3. Board membership is discouraged for attorneys, investment bankers and other suppliers whose firms provide products or services to the Company.
Nomination of Directors 1. Invitations to join the Board come from the entire Board, upon the recommendation of the Corporate Governance and Nominating Committee. New director searches are based upon parameters approved in advance by the Board, upon the recommendation of the Corporate Governance and Nominating Committee. The Corporate Governance and Nominating Committee Chairman and Chairman approve recruiting search arrangements.
  2. A prospective director is not generally considered for election to the Board unless the candidate expresses a clear willingness and availability to serve on the Board for at least six years.
Director Expectations and Attributes 1. Board members are legally required to meet certain fiduciary duties codified by the state of New York in the due exercise of their responsibilities to the Company, which include the duty of loyalty and the duty of care. The Board’s effectiveness is determined by the character, competence and contributions of the individual Board members demonstrated in the fulfillment of these legal requirements. To promote the effectiveness of the Board, the Board expects that each Board member, and each Board member nominee, will:
  • Exercise diligent and constructive oversight of the Company’s business and affairs to create and sustain shareholder value through: developing a broad understanding of the Company’s business, risk profile and strategy; understanding and respecting the roles of the Board and management; offering support and guidance; and engaging, probing and challenging the Board and management effectively and constructively.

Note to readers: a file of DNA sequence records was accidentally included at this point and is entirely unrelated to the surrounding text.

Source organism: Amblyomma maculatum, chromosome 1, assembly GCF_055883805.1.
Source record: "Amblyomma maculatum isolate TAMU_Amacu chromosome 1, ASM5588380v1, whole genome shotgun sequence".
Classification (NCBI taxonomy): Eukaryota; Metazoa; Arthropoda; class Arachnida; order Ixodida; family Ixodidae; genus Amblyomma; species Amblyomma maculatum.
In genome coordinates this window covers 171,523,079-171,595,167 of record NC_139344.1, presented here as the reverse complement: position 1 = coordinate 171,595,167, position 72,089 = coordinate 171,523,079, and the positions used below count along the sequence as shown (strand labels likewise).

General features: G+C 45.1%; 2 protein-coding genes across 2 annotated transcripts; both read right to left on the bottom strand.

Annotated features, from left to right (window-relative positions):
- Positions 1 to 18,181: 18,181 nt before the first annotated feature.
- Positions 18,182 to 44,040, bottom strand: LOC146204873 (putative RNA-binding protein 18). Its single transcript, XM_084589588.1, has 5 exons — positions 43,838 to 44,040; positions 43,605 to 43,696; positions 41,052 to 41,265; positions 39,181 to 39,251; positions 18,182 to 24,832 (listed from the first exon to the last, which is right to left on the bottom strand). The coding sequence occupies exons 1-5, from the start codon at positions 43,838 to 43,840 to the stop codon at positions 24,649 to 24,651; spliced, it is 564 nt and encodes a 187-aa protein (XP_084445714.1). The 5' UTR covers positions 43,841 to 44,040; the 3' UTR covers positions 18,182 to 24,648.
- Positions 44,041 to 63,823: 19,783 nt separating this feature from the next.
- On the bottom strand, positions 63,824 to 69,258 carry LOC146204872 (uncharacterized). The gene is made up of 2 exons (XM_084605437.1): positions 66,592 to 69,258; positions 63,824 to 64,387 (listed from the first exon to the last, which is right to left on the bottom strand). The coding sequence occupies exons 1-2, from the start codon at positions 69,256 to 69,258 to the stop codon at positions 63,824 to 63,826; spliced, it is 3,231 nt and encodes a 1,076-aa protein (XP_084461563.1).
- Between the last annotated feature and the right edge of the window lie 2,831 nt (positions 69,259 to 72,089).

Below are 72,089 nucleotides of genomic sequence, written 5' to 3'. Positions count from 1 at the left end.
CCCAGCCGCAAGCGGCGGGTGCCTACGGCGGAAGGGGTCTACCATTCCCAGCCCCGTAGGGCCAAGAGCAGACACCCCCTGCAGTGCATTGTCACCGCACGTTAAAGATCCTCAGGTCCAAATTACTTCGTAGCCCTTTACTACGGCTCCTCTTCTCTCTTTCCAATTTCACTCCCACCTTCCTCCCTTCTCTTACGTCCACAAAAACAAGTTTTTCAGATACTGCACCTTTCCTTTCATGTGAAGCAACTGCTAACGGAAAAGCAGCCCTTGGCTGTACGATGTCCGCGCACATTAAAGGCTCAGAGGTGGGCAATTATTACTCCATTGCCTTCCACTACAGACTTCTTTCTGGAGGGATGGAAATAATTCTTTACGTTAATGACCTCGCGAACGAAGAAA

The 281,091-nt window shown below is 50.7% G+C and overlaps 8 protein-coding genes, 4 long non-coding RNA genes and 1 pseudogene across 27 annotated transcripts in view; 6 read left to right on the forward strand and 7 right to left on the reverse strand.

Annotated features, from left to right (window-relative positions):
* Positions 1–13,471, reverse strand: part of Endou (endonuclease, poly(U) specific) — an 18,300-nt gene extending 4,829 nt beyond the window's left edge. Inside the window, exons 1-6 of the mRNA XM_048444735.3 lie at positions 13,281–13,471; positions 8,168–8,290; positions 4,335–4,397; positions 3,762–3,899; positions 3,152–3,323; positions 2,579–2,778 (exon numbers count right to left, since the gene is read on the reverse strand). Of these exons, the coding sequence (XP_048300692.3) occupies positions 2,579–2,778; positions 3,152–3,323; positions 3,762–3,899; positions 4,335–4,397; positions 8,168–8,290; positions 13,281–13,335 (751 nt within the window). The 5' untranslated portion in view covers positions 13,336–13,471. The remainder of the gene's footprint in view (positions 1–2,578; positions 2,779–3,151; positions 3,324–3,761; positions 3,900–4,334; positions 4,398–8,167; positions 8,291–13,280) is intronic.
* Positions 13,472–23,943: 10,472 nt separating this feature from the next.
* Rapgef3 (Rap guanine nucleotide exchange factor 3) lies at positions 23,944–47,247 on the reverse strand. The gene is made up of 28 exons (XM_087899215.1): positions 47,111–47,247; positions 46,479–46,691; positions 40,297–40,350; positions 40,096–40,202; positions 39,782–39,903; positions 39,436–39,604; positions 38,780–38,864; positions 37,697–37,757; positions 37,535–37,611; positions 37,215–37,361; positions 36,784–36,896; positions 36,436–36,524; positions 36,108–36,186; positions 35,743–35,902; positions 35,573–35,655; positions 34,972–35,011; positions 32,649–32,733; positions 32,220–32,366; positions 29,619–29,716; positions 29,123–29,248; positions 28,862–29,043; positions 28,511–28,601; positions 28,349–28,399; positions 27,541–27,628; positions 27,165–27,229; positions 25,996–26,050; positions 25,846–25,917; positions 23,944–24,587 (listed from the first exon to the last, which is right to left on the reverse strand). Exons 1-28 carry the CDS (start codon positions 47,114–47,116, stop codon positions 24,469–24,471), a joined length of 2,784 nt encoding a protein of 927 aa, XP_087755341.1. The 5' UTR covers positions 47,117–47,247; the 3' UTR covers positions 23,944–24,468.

• Maintain an independence of mind to objectively evaluate Company issues in the best interest of shareholders. Directors must not have and must take steps to avoid any possible conflict of interest with the Company and any personal interests that may impair the director’s ability to perform his/her responsibilities. If any such interest arises, a director will promptly inform the Board of such interest and abstain from any decision affected by such interest.

  • Adhere to the highest standards of integrity and ethics, demonstrated through careful consideration of the effects of actions upon the Company and the Board, and acting in a manner to promote the success of the Company for the benefit of shareholders. This includes strict adherence to the Code of Ethics for the Board of Directors and other Company policies affecting director behavior.

  • Possess varied professional expertise in fields of accounting/finance, engineering, industrial sales, manufacturing, international operations, human resources, field service or professional education, for purposes of promoting a diversity of backgrounds among the Board. Board members should bring with this professional expertise a global perspective.